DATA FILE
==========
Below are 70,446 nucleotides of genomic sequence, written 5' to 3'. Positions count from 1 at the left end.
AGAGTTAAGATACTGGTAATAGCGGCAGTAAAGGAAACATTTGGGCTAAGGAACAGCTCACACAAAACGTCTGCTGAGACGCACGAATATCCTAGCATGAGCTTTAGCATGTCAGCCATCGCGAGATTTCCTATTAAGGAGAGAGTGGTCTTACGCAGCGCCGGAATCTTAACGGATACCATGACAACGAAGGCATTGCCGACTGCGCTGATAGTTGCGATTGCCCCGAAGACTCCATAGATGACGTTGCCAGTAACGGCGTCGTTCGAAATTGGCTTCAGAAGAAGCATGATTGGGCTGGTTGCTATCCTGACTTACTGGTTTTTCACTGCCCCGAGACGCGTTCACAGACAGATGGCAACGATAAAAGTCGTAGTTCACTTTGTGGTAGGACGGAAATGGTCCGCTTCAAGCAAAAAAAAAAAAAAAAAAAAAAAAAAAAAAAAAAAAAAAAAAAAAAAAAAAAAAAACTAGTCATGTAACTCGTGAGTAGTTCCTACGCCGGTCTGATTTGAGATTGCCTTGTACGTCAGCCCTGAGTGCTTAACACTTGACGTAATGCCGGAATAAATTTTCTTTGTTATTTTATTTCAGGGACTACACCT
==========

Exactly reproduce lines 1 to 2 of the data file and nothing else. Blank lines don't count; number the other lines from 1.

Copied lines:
Below are 70,446 nucleotides of genomic sequence, written 5' to 3'. Positions count from 1 at the left end.
AGAGTTAAGATACTGGTAATAGCGGCAGTAAAGGAAACATTTGGGCTAAGGAACAGCTCACACAAAACGTCTGCTGAGACGCACGAATATCCTAGCATGAGCTTTAGCATGTCAGCCATCGCGAGATTTCCTATTAAGGAGAGAGTGGTCTTACGCAGCGCCGGAATCTTAACGGATACCATGACAACGAAGGCATTGCCGACTGCGCTGATAGTTGCGATTGCCCCGAAGACTCCATAGATGACGTTGCCAGTAACGGCGTCGTTCGAAATTGGCTTCAGAAGAAGCATGATTGGGCTGGTTGCTATCCTGACTTACTGGTTTTTCACTGCCCCGAGACGCGTTCACAGACAGATGGCAACGATAAAAGTCGTAGTTCACTTTGTGGTAGGACGGAAATGGTCCGCTTCAAGCAAAAAAAAAAAAAAAAAAAAAAAAAAAAAAAAAAAAAAAAAAAAAAAAAAAAAAAACTAGTCATGTAACTCGTGAGTAGTTCCTACGCCGGTCTGATTTGAGATTGCCTTGTACGTCAGCCCTGAGTGCTTAACACTTGACGTAATGCCGGAATAAATTTTCTTTGTTATTTTATTTCAGGGACTACACCT